Judy Barsalou, Ph.D., is a political scientist who has held leadership positions in the Ford Foundation, the U.S. Institute of Peace, the Middle East Research and Information Project and the El-Hibri Foundation. Her research focuses primarily on transitional justice, including the role of memorials in social reconstruction; the challenges of teaching history in societies emerging from conflict; and trauma and transitional justice. She holds a B.A. in political science from the University of California, Berkeley, and an M.A., M.Phil. and Ph.D. in comparative politics from Columbia University.
Melanie Cohen Greenberg, JD is President and CEO of the Alliance for Peacebuilding. Before this, she worked in both philanthropic and academic settings and has helped design and facilitate public peace processes in the Middle East, Northern Ireland, and the Caucasus. She has taught advanced courses in international conflict resolution, multi-party conflict resolution, and negotiation and is a writer, lecturer, teacher and trainer.
Melanie Cohen Greenberg
Joshua D. Greene, Ph.D., is a Professor of Psychology and member of the Center for Brain Science faculty at Harvard University. He has studied behavioral and neuroscientific methods to study moral judgment and, more recently, examined thought formation and its manipulation into reasoning and imagination in the brain. He is the author of Moral Tribes: Emotion, Reason, and the Gap Between Us and Them.
Joshua D. Greene
Lynn Kunkle, Ph.D., is the Director of Philanthropic Research and Impact at the El-Hibri Foundation and has worked for over two decades as a specialist in interfaith peacebuilding, conflict resolution and capacity building. With over ten years living in Africa, the Middle East and Southeast Asia, she has worked with government, religious and civil society leaders on a range of inter-religious peacebuilding issues. As Assistant Professor of Peace and Conflict Resolution at American University, she taught Islamic approaches to peace and conflict resolution to religious leaders and organized interfaith dialogues.
Rose McDermott, Ph.D., is the David and Mariana Fisher University Professor of International Relations at Brown University and a Fellow in the American Academy of Arts and Sciences. She received her Ph.D. in Political Science and M.A. in Experimental Social Psychology from Stanford University and has taught at Cornell, UCSB and Harvard. She has held multiple fellowships at Harvard and Stanford University, and is the author of five books and hundreds of academic articles across a wide variety of disciplines.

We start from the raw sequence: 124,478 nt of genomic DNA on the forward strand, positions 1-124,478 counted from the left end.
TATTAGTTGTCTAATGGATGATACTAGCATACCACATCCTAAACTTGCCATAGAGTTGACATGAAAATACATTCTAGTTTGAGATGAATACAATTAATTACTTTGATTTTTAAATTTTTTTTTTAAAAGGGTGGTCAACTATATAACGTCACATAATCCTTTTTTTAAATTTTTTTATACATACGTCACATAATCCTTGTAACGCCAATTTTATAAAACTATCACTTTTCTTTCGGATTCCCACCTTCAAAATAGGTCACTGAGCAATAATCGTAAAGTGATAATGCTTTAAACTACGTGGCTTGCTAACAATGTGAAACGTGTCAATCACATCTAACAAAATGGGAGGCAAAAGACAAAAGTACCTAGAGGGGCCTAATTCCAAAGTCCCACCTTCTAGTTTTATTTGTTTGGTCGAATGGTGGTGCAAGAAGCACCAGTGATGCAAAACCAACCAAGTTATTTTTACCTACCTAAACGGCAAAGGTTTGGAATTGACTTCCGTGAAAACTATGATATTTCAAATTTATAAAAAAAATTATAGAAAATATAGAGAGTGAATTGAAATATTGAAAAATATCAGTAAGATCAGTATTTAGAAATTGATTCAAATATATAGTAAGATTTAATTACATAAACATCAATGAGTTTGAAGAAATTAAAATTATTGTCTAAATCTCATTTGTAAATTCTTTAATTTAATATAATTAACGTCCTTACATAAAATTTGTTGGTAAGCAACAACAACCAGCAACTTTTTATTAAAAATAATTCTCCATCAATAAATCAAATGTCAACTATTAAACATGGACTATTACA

Philip Rubin, Ph.D., is the CEO emeritus and former Senior Scientist at Haskins Laboratories. He is an adjunct professor, research affiliate and fellow at Yale University and has served in the Office of Science and Technology Policy in the Executive Office of the President of the United States, led the White House neuroscience initiative, and was a senior advisor on national policy. He is a fellow of many organizations and an elected member of the Connecticut Academy of Science and Engineering and the National Academy of Public Administration.
Rebecca Saxe, Ph.D., is a Professor of Cognitive Neuroscience in the department of Brain and Cognitive Sciences at MIT, and an Associate of the McGovern Institute for Brain Research. Professor Saxe’s research characterizes the basis human capacity for thinking about others’ minds — whether for cooperation and empathy, or competition and schadenfreude.
Linda R. Tropp, Ph.D., is Professor of Social Psychology in the Department of Psychological and Brain Sciences at the University of Massachusetts Amherst. For more than two decades, she has studied how members of different groups experience contact with each other, and how group differences in status affect cross-group relations. She has worked to reduce racial conflict, improve interracial relations and promote racial justice and has received distinguished research and teaching awards from the Society for the Psychological Study of Social Issues and the International Society of Political Psychology.